•Loss of protein from the kidneys reduces colloid osmotic pressure and allows fluid to shift to interstitial spaces. This fluid shift may result in relative hypovolemia, which causes increased viscosity of the blood and a rise in hematocrit. Generalized edema often occurs.
•In response to hypovolemia, additional angiotensin II and aldosterone are secreted to trigger the retention of both sodium and water. The pathologic processes spiral: additional angiotensin II results in further vasospasm and hypertension; aldosterone increases fluid retention, and edema is worsened.
•Decreased circulation to the liver impairs liver function and leads to hepatic edema and subcapsular hemorrhage, which can result in hemorrhagic necrosis. This process is manifested by elevated liver enzyme levels in maternal serum. Epigastric pain is a common symptom.
•Vasoconstriction of cerebral vessels leads to pressure-induced rupture of thin-walled capillaries, resulting in small cerebral hemorrhages. Signs and symptoms of arterial vasospasm include headache and visual disturbances, such as blurred vision and "spots" before the eyes, as well as hyperreflexia.
•Decreased colloid oncotic pressure can lead to pulmonary capillary leaks that result in pulmonary edema. Dyspnea is the primary symptom.
•Decreased placental circulation results in infarctions that increase the risk for abruptio placentae and HELLP (which stands for hemolysis, elevated liver enzymes, and low platelets) syndrome (see p. 600). In addition, the fetus may experience IUGR and persistent fetal hypoxemia.
Classification: Miscellaneous anticonvulsant.
Action: Decreases acetylcholine released by motor nerve impulses, thereby blocking neuromuscular transmission. Depresses the central nervous system (CNS) to act as an anticonvulsant; also decreases frequency and intensity of uterine contractions. Produces flushing and sweating as a result of decreased peripheral blood pressure.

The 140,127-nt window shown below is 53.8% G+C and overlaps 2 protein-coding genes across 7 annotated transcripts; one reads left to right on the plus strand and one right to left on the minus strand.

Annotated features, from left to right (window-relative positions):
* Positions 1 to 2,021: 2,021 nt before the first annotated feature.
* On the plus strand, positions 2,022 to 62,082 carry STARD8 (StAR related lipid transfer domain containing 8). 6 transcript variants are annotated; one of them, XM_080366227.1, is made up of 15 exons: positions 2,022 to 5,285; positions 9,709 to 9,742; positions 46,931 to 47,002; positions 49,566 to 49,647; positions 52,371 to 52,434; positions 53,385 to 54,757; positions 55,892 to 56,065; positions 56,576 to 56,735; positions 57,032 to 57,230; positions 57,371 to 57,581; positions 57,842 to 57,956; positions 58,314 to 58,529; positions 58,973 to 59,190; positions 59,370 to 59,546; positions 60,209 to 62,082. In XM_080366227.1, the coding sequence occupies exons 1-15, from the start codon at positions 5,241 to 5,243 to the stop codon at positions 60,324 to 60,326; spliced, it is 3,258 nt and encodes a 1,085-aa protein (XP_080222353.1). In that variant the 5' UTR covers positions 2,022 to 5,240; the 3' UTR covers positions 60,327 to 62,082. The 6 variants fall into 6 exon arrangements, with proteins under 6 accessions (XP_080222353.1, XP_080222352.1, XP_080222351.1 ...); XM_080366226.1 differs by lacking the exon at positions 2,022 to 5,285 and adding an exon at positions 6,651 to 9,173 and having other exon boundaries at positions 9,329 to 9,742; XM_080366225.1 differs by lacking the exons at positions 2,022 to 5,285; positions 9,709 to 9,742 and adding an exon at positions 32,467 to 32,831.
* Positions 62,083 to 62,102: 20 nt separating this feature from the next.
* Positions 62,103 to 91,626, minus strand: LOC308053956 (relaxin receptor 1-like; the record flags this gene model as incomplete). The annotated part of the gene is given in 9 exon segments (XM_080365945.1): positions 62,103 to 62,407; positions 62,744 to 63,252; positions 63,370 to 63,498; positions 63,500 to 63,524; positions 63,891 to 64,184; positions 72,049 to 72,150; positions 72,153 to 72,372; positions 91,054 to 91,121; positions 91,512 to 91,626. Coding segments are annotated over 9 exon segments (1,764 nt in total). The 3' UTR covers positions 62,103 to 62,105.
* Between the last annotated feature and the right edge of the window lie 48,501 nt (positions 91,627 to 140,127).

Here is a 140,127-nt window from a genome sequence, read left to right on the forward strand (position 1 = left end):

Indications: Prevention and control of seizures in severe preeclampsia. Prevention of uterine contractions in preterm labor.
Dosage and Route: A common intravenous (IV) administration protocol for preeclampsia includes a loading dose and a continuous infusion. The loading dose is 4 to 6 g magnesium sulfate administered in 100 mL IV fluid over 15 to 20 minutes. The continuing infusion to maintain control is commonly 2 g/hr. Doses are individualized as needed. Deep intramuscular (IM) injection is acceptable but is painful.
Magnesium sulfate may also be administered in a similar dose profile to stop preterm labor contractions because of the relaxant effects on smooth muscle.
Absorption: Immediate onset following IV administration.
Excretion: Excreted by the kidneys.
Contraindications and Precautions: Contraindicated in persons with myocardial damage, heart block, myasthenia gravis, or impaired renal function. Magnesium toxicity, possibly related to incomplete renal drug excretion, may be evidenced by thirst, mental confusion, or decrease in reflexes.
Adverse Reactions: Result from magnesium overdose and include flushing, sweating, hypotension, depressed deep tendon reflexes, and CNS depression, including respiratory depression.
Nursing Implications: Monitor blood pressure closely during administration. Assess woman for respiratory rate of at least 12 breaths per minute, oxygen saturation of 95% or higher; presence of deep tendon reflexes, and urinary output greater than 30 mL/hr before administering magnesium. Place resuscitation equipment (suction, oxygen) in the room. Keep calcium gluconate, which acts as an antidote to magnesium, in the room along with syringes and needles.
Magnesium is usually administered by intravenous infusion, which allows for immediate onset of action and does not cause the discomfort associated with IM administration. Intravenous magnesium is administered via a secondary ("piggyback") line so that the medication can be discontinued at any time while the primary line remains functional.
Daily weight

Provides estimate of fluid retention.

Blood pressure

To determine worsening condition, response to treatment, or both.

Respiratory rate, pulse oximeter readings

Drug therapy (magnesium sulfate) causes respiratory depression, and drug should be withheld and the physician notified if respiratory rate is 12 breaths/min or as specified by hospital policy. Pulse oximeter readings 95% or greater.

Breath sounds

To identify sounds of excess moisture in lungs associated with pulmonary edema.

Deep tendon reflexes

Hyperreflexia indicates increased cerebral irritability and edema; hyporeflexia is associated with magnesium excess.